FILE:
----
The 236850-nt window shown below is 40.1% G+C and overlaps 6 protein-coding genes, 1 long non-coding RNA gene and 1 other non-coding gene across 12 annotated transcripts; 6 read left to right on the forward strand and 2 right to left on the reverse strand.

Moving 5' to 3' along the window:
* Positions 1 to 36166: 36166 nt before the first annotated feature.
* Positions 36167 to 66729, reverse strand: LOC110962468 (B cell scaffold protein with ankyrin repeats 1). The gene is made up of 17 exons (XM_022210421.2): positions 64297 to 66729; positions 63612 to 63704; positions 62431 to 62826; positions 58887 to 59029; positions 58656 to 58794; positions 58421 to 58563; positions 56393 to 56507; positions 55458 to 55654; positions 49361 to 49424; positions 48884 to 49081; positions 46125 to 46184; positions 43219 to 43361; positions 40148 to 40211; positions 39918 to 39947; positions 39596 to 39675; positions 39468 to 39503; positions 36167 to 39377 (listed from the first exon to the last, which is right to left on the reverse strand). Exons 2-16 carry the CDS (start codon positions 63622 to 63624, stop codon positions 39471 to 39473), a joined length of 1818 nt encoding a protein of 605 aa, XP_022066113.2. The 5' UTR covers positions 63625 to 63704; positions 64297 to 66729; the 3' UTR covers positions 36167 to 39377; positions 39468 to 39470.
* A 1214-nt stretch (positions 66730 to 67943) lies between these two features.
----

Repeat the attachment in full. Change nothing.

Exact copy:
The 236850-nt window shown below is 40.1% G+C and overlaps 6 protein-coding genes, 1 long non-coding RNA gene and 1 other non-coding gene across 12 annotated transcripts; 6 read left to right on the forward strand and 2 right to left on the reverse strand.

Moving 5' to 3' along the window:
* Positions 1 to 36166: 36166 nt before the first annotated feature.
* Positions 36167 to 66729, reverse strand: LOC110962468 (B cell scaffold protein with ankyrin repeats 1). The gene is made up of 17 exons (XM_022210421.2): positions 64297 to 66729; positions 63612 to 63704; positions 62431 to 62826; positions 58887 to 59029; positions 58656 to 58794; positions 58421 to 58563; positions 56393 to 56507; positions 55458 to 55654; positions 49361 to 49424; positions 48884 to 49081; positions 46125 to 46184; positions 43219 to 43361; positions 40148 to 40211; positions 39918 to 39947; positions 39596 to 39675; positions 39468 to 39503; positions 36167 to 39377 (listed from the first exon to the last, which is right to left on the reverse strand). Exons 2-16 carry the CDS (start codon positions 63622 to 63624, stop codon positions 39471 to 39473), a joined length of 1818 nt encoding a protein of 605 aa, XP_022066113.2. The 5' UTR covers positions 63625 to 63704; positions 64297 to 66729; the 3' UTR covers positions 36167 to 39377; positions 39468 to 39470.
* A 1214-nt stretch (positions 66730 to 67943) lies between these two features.